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How I got myself admitted to school!

Awarded the

“RodinStar” Post 

of the week!!

I was born in a slum called Sultan Puri in West Delhi. My father was a laborer, waiting in lines to get labor work, carrying weight, pulling rickshaws. My mother worked in a factory that sorted plastic collected from garbage. We, a family of six, lived in a small rented room that was close to the size of a master bathroom here in US.

There was no bathroom. There were open public toilets 20-30 minutes of walk away from home. There was no personal water supply. I had to wait in long lines for my turn to collect water from the public water tap. We didn’t have electricity, we just couldn’t afford to pay for it. And it smelled everywhere.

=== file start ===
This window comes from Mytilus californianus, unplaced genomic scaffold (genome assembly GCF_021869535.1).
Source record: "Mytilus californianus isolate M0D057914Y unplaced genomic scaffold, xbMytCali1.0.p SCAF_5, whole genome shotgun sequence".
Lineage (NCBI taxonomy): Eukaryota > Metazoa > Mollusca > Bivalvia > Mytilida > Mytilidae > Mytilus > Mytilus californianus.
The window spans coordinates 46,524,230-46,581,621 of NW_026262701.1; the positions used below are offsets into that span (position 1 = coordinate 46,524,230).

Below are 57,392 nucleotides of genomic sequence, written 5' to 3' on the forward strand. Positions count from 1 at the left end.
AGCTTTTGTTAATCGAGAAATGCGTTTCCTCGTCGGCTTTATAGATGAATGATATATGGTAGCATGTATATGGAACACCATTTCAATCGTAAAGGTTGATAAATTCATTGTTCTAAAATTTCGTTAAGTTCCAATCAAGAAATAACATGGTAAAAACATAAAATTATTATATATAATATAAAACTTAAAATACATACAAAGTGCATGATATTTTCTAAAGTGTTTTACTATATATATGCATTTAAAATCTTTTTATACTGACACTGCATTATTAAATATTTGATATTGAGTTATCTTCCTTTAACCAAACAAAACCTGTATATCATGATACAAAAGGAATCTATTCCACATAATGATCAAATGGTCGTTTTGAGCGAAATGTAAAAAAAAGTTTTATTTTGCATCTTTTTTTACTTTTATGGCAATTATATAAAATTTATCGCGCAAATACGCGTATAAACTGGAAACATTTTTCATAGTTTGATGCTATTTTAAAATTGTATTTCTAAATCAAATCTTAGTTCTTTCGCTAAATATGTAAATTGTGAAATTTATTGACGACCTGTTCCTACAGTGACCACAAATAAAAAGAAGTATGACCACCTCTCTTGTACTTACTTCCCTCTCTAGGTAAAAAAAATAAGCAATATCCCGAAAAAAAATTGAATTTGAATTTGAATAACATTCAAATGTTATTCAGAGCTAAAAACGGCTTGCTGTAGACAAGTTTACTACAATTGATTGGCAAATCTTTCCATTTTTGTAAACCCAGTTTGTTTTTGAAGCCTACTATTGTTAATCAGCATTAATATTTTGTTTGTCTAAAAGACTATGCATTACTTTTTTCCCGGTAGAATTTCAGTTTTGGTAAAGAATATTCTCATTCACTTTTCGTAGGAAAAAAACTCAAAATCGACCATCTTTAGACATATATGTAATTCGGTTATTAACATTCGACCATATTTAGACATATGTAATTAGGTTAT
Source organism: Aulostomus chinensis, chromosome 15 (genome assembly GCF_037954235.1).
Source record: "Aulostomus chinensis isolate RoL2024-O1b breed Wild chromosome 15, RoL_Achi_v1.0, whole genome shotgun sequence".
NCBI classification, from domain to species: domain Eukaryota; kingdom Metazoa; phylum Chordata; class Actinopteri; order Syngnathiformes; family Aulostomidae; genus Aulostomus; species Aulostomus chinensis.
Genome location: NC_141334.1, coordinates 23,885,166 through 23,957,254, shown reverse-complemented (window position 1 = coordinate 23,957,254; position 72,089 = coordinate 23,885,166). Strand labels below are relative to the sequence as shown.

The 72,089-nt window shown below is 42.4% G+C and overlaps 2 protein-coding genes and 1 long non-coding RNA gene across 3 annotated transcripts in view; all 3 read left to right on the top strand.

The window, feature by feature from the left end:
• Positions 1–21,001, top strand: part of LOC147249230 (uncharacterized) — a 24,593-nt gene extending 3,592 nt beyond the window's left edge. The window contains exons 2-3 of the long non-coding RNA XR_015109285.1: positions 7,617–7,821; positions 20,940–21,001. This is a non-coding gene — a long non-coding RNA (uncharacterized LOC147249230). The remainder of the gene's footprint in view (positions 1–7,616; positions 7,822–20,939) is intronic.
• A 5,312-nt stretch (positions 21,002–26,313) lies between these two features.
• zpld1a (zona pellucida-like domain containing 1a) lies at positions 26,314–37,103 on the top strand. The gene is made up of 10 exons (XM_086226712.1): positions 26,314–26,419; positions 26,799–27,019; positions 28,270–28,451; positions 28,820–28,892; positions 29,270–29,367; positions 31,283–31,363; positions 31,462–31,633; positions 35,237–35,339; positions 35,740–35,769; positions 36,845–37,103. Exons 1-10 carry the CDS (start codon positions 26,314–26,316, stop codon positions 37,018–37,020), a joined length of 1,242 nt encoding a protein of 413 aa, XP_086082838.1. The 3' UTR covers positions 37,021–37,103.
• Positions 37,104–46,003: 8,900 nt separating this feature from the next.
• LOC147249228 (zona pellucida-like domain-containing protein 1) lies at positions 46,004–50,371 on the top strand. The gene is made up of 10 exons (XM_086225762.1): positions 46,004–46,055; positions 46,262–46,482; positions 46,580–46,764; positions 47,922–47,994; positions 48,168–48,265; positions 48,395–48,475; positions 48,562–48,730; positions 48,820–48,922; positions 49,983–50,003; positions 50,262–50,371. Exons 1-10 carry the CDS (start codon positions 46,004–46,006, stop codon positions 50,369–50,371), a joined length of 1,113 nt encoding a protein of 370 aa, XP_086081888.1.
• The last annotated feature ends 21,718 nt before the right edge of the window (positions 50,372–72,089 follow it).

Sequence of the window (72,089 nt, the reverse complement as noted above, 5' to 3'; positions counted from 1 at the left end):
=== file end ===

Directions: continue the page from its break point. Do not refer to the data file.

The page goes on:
On good days we had 2 meals and on bad days we didn’t have any food. Good meals would mostly be boiled potatoes or white rice or chapati, or bread. I remember days when we brothers and sisters fought over a piece of bread or chapati. I would find pieces of bread hidden in clothes by my siblings which they saved for themselves. We would buy sapreta (no fat) milk for 50 paise so we could all have tea to swallow the bread down.

I was a happy kid; but every time I looked at my dad’s helpless face when he was thinking about how he was going to provide us the next meal, it made me sad.

Circa 1987

The surroundings were full of crime, noise, abusive people. Small boys carrying knives, beatings, killings happened openly in front of the crowds and you couldn’t do much but just watch.

While growing up, I have seen as young as 2 year old girls being raped in the neighborhood, in-laws and husbands burning their daughters-in-law/wives alive for money/dowry. In those public toilets I have seen girls raped and thrown away. Burnt bodies trashed. I have seen dead bodies hanging from trees while walking to school.